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Sexually transmitted infection testing and self-reported diagnoses among a community sample of men who have sex with men, in Scotland
  1. Lisa M McDaid1,
  2. Jessica Li1,
  3. Christina Knussen2,
  4. Paul Flowers2
  1. 1MRC/CSO Social and Public Health Sciences Unit, Medical Research Council, Glasgow, UK
  2. 2Department of Psychology and Allied Health Sciences, School of Health and Life Sciences, Glasgow Caledonian University, Glasgow, UK
  1. Correspondence to Dr Lisa M McDaid, MRC/CSO Social and Public Health Sciences Unit, Medical Research Council, 4 Lilybank Gardens, Glasgow G12 8RZ, UK; l.mcdaid{at}sphsu.mrc.ac.uk

Abstract

Introduction To examine sexually transmitted infection (STI) testing and self-reported diagnoses among men who have sex with men (MSM), in Scotland.

Methods Cross-sectional survey of seven Glasgow gay bars in July 2010 (n=822, 62% response rate); 693 are included in the analyses.

Results 81.8% reported ever having had an STI test; 37.4% had tested in the previous 6 months; 13.2% reported having an STI in the previous 12 months. The adjusted odds of having ever tested were significantly higher for men who had 6+ sexual partners in the previous 12 months (adjusted OR=2.66), a maximum sexual health knowledge score (2.23), and had talked to an outreach worker/participated in counselling (1.96), and lower for men reporting any high-risk unprotected anal intercourse (UAI) in the previous 12 months (0.51). Adjusted odds of recent testing were higher for men who had 6+ sexual partners (2.10), talked to an outreach worker/participated in counselling (1.66), maximum sexual health knowledge (1.59), and higher condom use knowledge (1.04), and lower for men aged ≥25 years (0.46). Adjusted odds of having had an STI in the previous 12 months were higher for men who had 6+ sexual partners (3.96) and any high-risk UAI in the previous 12 months (2.24) and lower for men aged ≥25 years (0.57).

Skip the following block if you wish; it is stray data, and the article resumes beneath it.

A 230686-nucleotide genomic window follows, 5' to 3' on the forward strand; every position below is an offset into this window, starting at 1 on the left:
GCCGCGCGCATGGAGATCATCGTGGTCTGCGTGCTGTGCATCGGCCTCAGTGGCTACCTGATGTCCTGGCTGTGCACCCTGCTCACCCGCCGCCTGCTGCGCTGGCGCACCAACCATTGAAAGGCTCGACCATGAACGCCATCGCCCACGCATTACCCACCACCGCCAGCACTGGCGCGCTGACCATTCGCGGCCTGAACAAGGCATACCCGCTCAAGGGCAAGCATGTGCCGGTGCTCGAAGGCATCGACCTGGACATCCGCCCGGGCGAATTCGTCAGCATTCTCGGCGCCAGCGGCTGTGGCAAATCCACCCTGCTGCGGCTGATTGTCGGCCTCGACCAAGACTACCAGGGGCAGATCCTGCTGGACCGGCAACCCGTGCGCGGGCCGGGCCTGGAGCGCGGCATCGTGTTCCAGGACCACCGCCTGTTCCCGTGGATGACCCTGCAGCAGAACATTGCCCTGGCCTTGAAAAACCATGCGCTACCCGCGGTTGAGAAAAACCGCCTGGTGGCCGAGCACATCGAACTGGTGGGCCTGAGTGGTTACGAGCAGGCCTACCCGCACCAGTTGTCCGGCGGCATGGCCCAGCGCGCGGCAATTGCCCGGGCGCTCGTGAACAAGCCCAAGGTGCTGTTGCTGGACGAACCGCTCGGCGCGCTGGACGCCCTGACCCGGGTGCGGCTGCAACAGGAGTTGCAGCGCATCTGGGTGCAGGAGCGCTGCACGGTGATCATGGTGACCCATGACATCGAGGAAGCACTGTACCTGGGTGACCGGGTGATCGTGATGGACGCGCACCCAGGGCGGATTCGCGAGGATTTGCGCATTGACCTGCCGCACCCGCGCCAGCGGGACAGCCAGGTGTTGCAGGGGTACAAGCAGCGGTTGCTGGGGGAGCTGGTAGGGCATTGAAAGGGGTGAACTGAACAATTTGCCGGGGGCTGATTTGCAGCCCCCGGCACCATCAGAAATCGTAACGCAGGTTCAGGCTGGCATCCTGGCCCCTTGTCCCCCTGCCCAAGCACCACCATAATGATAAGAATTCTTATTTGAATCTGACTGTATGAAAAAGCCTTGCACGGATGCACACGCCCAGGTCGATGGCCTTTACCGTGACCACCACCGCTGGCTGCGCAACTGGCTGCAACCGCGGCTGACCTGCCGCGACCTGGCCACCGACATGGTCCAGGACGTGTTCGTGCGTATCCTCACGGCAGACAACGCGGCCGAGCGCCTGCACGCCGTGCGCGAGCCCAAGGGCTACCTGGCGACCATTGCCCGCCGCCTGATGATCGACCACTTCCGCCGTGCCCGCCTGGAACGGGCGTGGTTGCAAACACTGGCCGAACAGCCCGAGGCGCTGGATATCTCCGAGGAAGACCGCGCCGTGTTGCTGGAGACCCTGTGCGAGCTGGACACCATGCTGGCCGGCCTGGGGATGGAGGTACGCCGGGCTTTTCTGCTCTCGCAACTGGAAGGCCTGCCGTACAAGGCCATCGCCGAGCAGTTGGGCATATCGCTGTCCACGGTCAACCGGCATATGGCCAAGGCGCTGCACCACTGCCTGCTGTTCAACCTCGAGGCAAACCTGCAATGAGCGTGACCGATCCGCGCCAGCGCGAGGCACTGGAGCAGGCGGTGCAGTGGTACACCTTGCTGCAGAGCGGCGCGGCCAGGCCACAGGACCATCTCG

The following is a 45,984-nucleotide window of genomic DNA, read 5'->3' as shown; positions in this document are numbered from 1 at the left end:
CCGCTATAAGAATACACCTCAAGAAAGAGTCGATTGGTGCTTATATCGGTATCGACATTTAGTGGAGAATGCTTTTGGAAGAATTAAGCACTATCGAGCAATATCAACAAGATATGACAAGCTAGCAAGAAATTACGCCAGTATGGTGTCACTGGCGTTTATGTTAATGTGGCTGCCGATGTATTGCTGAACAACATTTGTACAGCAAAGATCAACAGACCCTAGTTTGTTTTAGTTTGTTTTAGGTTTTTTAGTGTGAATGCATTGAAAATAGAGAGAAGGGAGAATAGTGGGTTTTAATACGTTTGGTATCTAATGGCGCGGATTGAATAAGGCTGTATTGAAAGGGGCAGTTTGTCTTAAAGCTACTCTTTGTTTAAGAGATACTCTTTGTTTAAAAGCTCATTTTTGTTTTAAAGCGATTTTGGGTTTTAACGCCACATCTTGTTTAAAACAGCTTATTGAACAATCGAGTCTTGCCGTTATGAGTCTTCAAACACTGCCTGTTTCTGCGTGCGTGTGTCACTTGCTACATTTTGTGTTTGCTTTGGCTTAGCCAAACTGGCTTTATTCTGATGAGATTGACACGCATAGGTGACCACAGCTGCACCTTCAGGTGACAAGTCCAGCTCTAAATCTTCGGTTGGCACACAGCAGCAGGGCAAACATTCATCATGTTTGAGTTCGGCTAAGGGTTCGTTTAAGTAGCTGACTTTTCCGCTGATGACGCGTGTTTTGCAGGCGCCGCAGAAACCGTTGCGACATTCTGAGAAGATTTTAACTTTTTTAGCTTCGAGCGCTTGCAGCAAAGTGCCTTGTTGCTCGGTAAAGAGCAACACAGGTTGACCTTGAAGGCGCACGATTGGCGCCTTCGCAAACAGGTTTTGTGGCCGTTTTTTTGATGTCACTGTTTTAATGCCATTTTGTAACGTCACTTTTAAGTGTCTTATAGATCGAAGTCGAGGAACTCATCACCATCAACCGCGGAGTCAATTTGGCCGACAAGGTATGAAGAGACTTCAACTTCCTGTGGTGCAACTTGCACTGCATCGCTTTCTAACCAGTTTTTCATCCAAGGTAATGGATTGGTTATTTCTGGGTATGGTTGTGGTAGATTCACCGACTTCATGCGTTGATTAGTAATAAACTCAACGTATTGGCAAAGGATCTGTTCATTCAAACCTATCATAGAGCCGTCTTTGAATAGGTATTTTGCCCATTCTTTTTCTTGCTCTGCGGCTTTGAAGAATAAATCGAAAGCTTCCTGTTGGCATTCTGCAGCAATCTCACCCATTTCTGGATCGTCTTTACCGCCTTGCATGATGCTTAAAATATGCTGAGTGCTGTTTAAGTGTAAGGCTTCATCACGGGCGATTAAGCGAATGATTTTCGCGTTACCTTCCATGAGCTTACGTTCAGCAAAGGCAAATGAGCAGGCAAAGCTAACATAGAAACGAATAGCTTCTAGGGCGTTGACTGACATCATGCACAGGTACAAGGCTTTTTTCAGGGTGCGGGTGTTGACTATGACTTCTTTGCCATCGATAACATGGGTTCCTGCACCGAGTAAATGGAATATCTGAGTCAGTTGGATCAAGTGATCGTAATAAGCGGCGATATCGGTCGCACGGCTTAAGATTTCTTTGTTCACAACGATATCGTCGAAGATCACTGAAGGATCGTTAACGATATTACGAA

Conclusions STI testing rates were relatively high, yet still below the minimum recommended for MSM at high risk. Consideration should be given to initiating recall systems for men who test positive for STIs, and to developing behavioural interventions which seek to address STI transmission.

  • Sexual Health
  • Gay Men
  • Sexual Behaviour
  • Testing

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